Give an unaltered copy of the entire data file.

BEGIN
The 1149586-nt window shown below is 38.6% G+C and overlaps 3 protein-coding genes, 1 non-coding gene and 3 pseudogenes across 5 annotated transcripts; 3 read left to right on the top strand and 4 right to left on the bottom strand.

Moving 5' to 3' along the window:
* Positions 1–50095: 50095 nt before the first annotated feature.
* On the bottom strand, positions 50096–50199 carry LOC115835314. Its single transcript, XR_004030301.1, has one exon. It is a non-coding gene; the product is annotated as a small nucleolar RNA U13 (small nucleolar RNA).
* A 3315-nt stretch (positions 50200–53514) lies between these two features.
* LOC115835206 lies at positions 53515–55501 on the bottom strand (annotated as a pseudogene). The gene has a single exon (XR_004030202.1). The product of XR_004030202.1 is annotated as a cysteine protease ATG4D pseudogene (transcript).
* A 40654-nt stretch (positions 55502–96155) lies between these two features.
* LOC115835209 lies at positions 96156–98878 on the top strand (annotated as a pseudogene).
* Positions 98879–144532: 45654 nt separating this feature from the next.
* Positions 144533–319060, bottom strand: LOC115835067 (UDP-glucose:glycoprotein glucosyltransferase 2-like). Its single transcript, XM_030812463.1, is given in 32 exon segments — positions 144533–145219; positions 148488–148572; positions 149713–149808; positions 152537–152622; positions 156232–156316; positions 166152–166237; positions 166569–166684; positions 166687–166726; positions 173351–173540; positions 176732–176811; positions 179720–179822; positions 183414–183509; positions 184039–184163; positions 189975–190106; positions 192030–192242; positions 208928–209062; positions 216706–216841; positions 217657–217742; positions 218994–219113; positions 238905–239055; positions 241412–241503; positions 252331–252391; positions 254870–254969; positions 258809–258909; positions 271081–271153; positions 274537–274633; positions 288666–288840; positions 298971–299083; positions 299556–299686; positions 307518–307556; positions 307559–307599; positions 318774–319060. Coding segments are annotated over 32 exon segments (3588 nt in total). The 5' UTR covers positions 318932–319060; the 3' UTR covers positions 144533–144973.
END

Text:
The 1149586-nt window shown below is 38.6% G+C and overlaps 3 protein-coding genes, 1 non-coding gene and 3 pseudogenes across 5 annotated transcripts; 3 read left to right on the top strand and 4 right to left on the bottom strand.

Moving 5' to 3' along the window:
* Positions 1–50095: 50095 nt before the first annotated feature.
* On the bottom strand, positions 50096–50199 carry LOC115835314. Its single transcript, XR_004030301.1, has one exon. It is a non-coding gene; the product is annotated as a small nucleolar RNA U13 (small nucleolar RNA).
* A 3315-nt stretch (positions 50200–53514) lies between these two features.
* LOC115835206 lies at positions 53515–55501 on the bottom strand (annotated as a pseudogene). The gene has a single exon (XR_004030202.1). The product of XR_004030202.1 is annotated as a cysteine protease ATG4D pseudogene (transcript).
* A 40654-nt stretch (positions 55502–96155) lies between these two features.
* LOC115835209 lies at positions 96156–98878 on the top strand (annotated as a pseudogene).
* Positions 98879–144532: 45654 nt separating this feature from the next.
* Positions 144533–319060, bottom strand: LOC115835067 (UDP-glucose:glycoprotein glucosyltransferase 2-like). Its single transcript, XM_030812463.1, is given in 32 exon segments — positions 144533–145219; positions 148488–148572; positions 149713–149808; positions 152537–152622; positions 156232–156316; positions 166152–166237; positions 166569–166684; positions 166687–166726; positions 173351–173540; positions 176732–176811; positions 179720–179822; positions 183414–183509; positions 184039–184163; positions 189975–190106; positions 192030–192242; positions 208928–209062; positions 216706–216841; positions 217657–217742; positions 218994–219113; positions 238905–239055; positions 241412–241503; positions 252331–252391; positions 254870–254969; positions 258809–258909; positions 271081–271153; positions 274537–274633; positions 288666–288840; positions 298971–299083; positions 299556–299686; positions 307518–307556; positions 307559–307599; positions 318774–319060. Coding segments are annotated over 32 exon segments (3588 nt in total). The 5' UTR covers positions 318932–319060; the 3' UTR covers positions 144533–144973.